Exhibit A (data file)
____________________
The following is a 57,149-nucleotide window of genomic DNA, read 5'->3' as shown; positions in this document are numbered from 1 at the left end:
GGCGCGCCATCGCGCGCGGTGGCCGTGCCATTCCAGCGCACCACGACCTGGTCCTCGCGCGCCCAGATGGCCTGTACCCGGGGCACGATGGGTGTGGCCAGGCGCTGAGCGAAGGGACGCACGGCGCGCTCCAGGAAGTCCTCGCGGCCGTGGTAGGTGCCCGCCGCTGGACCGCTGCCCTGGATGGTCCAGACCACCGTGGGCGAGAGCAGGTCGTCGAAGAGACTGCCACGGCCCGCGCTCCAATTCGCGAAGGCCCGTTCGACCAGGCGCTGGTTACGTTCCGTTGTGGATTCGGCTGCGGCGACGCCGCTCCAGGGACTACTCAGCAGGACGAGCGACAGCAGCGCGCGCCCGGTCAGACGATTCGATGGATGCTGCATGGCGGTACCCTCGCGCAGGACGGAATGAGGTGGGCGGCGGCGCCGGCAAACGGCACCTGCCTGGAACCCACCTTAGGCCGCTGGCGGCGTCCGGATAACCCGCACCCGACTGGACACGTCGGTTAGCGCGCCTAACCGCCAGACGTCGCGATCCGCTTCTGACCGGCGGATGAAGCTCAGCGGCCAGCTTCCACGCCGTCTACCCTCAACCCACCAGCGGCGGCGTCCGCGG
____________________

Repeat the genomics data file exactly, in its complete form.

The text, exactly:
The following is a 57,149-nucleotide window of genomic DNA, read 5'->3' as shown; positions in this document are numbered from 1 at the left end:
GGCGCGCCATCGCGCGCGGTGGCCGTGCCATTCCAGCGCACCACGACCTGGTCCTCGCGCGCCCAGATGGCCTGTACCCGGGGCACGATGGGTGTGGCCAGGCGCTGAGCGAAGGGACGCACGGCGCGCTCCAGGAAGTCCTCGCGGCCGTGGTAGGTGCCCGCCGCTGGACCGCTGCCCTGGATGGTCCAGACCACCGTGGGCGAGAGCAGGTCGTCGAAGAGACTGCCACGGCCCGCGCTCCAATTCGCGAAGGCCCGTTCGACCAGGCGCTGGTTACGTTCCGTTGTGGATTCGGCTGCGGCGACGCCGCTCCAGGGACTACTCAGCAGGACGAGCGACAGCAGCGCGCGCCCGGTCAGACGATTCGATGGATGCTGCATGGCGGTACCCTCGCGCAGGACGGAATGAGGTGGGCGGCGGCGCCGGCAAACGGCACCTGCCTGGAACCCACCTTAGGCCGCTGGCGGCGTCCGGATAACCCGCACCCGACTGGACACGTCGGTTAGCGCGCCTAACCGCCAGACGTCGCGATCCGCTTCTGACCGGCGGATGAAGCTCAGCGGCCAGCTTCCACGCCGTCTACCCTCAACCCACCAGCGGCGGCGTCCGCGG